Features Published 19 August 2016

Memory Theatre | Theatre Memory

Following Tempting Failure 2016, Jonathan Boddam-Whetham discusses Sebastian Hau-Walker's performance installation and the concept of memory theatres.
Jonathan Boddam-Whetham
Sebastian Hau-Walker's Ausculta (Vision Serpents) at Tempting Failure 2016.

Sebastian Hau-Walker’s Ausculta (Vision Serpents) at Tempting Failure 2016.

The recent Tempting Failure Festival in London, involved the use of a house in Brixton. It was entirely ordinary when set amongst all the other houses on the London street, but with a distinctly different atmosphere to its neighbours. All houses, flats, abodes, and streets have a particular atmosphere of sorts. A resonance of space, where unguarded phantasms of memory try to reassert themselves against the fading away that is forgetting. That is to say, some places whack you around the head with memories that aren’t yours, but need a home, an audience and a stage. Others slink in the shadows, long abandoned and perhaps purposely forgotten, awaiting the imposition of new memories, overshadowing and contaminating the space anew.

Sebastian Hau-Walker’s Ausculta (Vision Serpents) plays with this idea of memory and transformation. Not just how memories transform spaces, but how spaces transform memories. To expand on this rather oblique statement, Hau-Walker’s work is one of contamination between the working space (a kitchenette), us (the participants) and his own mental landscape. The work is very much a memory theatre, meant both in the sense of a space of performance, and in the clinical sense of an operating theatre. It was as if someone was undergoing psychoanalysis, but it is us, the participants, lying down, headsets keyed in onto the documentary footage of the artist’s childhood. Voyeurs? [auditors?] of his memories, with our own special stethoscopes, listening in.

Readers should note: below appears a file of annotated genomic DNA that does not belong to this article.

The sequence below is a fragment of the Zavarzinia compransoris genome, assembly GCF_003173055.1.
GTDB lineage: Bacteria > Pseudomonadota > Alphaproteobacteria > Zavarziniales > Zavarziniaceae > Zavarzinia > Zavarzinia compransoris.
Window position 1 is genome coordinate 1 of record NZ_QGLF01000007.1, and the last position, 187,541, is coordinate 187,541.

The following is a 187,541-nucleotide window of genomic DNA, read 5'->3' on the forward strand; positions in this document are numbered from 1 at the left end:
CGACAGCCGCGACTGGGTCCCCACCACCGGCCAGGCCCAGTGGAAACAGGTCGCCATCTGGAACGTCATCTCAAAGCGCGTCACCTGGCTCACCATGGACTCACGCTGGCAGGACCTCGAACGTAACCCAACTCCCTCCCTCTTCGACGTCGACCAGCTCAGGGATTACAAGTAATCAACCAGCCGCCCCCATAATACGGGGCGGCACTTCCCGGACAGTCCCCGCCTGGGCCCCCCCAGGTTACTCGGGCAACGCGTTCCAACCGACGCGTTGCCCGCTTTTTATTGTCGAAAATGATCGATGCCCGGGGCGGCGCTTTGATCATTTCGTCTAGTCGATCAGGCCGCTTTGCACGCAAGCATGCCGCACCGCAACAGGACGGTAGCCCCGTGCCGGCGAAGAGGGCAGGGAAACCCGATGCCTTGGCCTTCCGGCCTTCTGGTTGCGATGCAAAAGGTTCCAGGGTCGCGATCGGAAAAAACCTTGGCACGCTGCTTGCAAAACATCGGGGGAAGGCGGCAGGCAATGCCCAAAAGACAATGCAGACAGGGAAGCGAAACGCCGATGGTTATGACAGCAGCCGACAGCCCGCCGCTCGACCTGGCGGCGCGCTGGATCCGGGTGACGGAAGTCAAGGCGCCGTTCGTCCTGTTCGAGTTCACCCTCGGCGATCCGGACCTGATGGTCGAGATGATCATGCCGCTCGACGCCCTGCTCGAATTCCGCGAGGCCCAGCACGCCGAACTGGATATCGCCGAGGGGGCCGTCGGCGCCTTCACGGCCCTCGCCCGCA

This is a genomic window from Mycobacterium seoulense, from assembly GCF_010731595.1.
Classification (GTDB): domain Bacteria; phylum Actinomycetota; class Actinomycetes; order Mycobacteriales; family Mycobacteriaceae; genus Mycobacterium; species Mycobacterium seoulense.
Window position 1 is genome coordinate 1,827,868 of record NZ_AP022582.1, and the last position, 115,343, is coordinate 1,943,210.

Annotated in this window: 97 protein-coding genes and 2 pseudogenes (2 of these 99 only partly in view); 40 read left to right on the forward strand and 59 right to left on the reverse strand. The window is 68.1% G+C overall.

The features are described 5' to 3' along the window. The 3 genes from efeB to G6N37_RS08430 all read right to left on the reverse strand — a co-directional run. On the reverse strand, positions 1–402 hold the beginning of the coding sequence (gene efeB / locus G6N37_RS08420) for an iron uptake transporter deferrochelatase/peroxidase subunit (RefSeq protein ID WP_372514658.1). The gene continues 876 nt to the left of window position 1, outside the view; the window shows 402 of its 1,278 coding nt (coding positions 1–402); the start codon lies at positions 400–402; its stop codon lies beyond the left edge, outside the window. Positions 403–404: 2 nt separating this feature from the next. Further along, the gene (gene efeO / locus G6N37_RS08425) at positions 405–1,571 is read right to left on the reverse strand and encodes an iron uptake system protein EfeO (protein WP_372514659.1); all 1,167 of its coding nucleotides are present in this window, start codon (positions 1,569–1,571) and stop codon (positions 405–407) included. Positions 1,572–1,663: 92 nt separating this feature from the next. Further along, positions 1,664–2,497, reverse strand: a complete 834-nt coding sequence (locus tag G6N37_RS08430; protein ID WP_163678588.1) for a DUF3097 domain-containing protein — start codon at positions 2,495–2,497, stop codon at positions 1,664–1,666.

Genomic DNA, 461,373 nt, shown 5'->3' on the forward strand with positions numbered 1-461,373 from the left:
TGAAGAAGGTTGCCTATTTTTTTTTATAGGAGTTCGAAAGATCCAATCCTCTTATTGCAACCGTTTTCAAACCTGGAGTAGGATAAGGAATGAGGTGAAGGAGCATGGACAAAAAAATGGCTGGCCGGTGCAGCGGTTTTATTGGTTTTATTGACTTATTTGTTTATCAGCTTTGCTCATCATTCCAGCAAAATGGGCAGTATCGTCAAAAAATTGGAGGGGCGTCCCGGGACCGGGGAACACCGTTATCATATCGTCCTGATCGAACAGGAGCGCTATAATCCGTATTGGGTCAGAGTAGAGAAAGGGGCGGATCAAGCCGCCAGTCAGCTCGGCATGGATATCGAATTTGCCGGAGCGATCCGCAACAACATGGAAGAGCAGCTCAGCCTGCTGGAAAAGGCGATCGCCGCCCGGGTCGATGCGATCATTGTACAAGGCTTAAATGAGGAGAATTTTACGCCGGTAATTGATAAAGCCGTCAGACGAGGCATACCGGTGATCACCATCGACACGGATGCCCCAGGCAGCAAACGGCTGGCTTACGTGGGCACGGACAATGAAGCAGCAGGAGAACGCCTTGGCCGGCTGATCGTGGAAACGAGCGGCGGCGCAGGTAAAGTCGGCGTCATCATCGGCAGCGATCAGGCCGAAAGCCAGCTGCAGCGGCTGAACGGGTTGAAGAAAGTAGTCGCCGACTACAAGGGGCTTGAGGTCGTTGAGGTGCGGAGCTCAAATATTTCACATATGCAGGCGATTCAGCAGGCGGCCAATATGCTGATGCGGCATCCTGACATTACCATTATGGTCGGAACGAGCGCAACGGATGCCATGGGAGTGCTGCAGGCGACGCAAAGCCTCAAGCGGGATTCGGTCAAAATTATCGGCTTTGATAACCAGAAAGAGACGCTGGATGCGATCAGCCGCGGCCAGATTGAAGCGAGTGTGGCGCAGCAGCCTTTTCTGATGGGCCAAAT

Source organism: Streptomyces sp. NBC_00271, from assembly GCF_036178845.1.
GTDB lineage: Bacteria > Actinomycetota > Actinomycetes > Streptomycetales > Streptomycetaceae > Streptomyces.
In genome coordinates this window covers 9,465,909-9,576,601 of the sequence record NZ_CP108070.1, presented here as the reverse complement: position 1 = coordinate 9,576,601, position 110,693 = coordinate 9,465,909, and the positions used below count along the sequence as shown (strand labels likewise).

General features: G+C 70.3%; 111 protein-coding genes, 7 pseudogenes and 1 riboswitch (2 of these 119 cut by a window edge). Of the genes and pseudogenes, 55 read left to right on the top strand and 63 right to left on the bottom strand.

As Hau-Walker makes his way through the work, dressed in white shirt and trousers with black mortar-board on his head, an echo – phantom – of the child running around and talking in the film, preparing to graduate from kindergarten, he climbs on kitchen worktops and furniture. Then, in ritualistic enactments, he breaks VHS tapes upon his elbow – the violence of drawing memories out for all to see, but there is no surgery here, just a desperate breaking into the housing of the film.

Like threads of thoughts, he attaches the freed spools of celluloid to the ceiling, sometimes to where the documentary is projecting, so that there is celluloid spinning down in a cascade of memory, covering us lying on the floor, bringing through an unexpected intimacy. The room becomes something womb-like, the spools become umbilical cords of images, attaching each of us to a shared past, although these are just moments, and that is all that we base our perceptions upon; these moments consequently serve to [re]frame the artist.

All this puts me in mind of another memory theatre, where the protagonist tries to realise the work of Giordano Bruno and Giulio Camillo Delminio. In his novella Memory Theatre, the philosopher Simon Critchley plays with the idea that through the construction of such a building he can achieve absolute knowledge and thus divinity. Quoting Frances Yates he says, “All is in all in nature. So in the intellect all is in all. And memory can memorize all in all.” Thus memory holds the key to absolute knowledge.